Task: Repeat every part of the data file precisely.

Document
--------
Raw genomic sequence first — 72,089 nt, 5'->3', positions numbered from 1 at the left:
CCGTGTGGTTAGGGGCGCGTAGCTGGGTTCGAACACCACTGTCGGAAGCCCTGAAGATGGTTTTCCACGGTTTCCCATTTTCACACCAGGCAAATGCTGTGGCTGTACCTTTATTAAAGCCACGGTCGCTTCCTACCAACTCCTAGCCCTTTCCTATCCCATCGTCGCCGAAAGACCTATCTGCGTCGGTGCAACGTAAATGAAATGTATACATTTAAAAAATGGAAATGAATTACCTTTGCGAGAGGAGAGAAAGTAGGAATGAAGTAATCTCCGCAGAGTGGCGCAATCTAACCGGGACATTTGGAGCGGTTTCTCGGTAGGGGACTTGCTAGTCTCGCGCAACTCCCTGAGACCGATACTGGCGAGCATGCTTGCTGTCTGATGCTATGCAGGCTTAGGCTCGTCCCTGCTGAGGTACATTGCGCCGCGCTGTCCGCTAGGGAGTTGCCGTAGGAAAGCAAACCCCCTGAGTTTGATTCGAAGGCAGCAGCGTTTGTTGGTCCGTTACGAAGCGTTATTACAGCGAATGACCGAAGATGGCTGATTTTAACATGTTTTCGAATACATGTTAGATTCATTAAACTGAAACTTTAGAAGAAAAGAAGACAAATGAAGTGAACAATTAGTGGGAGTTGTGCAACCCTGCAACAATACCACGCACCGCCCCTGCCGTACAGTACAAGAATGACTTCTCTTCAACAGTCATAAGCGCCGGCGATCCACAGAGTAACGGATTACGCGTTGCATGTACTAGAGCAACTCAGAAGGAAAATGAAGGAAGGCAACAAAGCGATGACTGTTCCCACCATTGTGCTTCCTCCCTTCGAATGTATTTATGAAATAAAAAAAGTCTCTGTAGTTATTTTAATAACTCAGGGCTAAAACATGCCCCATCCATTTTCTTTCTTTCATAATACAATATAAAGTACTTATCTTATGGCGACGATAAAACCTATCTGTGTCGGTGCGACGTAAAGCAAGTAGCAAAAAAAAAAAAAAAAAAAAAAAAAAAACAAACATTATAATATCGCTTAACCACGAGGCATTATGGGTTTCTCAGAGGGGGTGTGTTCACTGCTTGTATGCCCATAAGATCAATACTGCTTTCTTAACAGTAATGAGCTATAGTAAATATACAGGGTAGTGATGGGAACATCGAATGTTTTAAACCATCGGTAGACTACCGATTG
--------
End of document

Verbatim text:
Raw genomic sequence first — 72,089 nt, 5'->3', positions numbered from 1 at the left:
CCGTGTGGTTAGGGGCGCGTAGCTGGGTTCGAACACCACTGTCGGAAGCCCTGAAGATGGTTTTCCACGGTTTCCCATTTTCACACCAGGCAAATGCTGTGGCTGTACCTTTATTAAAGCCACGGTCGCTTCCTACCAACTCCTAGCCCTTTCCTATCCCATCGTCGCCGAAAGACCTATCTGCGTCGGTGCAACGTAAATGAAATGTATACATTTAAAAAATGGAAATGAATTACCTTTGCGAGAGGAGAGAAAGTAGGAATGAAGTAATCTCCGCAGAGTGGCGCAATCTAACCGGGACATTTGGAGCGGTTTCTCGGTAGGGGACTTGCTAGTCTCGCGCAACTCCCTGAGACCGATACTGGCGAGCATGCTTGCTGTCTGATGCTATGCAGGCTTAGGCTCGTCCCTGCTGAGGTACATTGCGCCGCGCTGTCCGCTAGGGAGTTGCCGTAGGAAAGCAAACCCCCTGAGTTTGATTCGAAGGCAGCAGCGTTTGTTGGTCCGTTACGAAGCGTTATTACAGCGAATGACCGAAGATGGCTGATTTTAACATGTTTTCGAATACATGTTAGATTCATTAAACTGAAACTTTAGAAGAAAAGAAGACAAATGAAGTGAACAATTAGTGGGAGTTGTGCAACCCTGCAACAATACCACGCACCGCCCCTGCCGTACAGTACAAGAATGACTTCTCTTCAACAGTCATAAGCGCCGGCGATCCACAGAGTAACGGATTACGCGTTGCATGTACTAGAGCAACTCAGAAGGAAAATGAAGGAAGGCAACAAAGCGATGACTGTTCCCACCATTGTGCTTCCTCCCTTCGAATGTATTTATGAAATAAAAAAAGTCTCTGTAGTTATTTTAATAACTCAGGGCTAAAACATGCCCCATCCATTTTCTTTCTTTCATAATACAATATAAAGTACTTATCTTATGGCGACGATAAAACCTATCTGTGTCGGTGCGACGTAAAGCAAGTAGCAAAAAAAAAAAAAAAAAAAAAAAAAAAACAAACATTATAATATCGCTTAACCACGAGGCATTATGGGTTTCTCAGAGGGGGTGTGTTCACTGCTTGTATGCCCATAAGATCAATACTGCTTTCTTAACAGTAATGAGCTATAGTAAATATACAGGGTAGTGATGGGAACATCGAATGTTTTAAACCATCGGTAGACTACCGATTG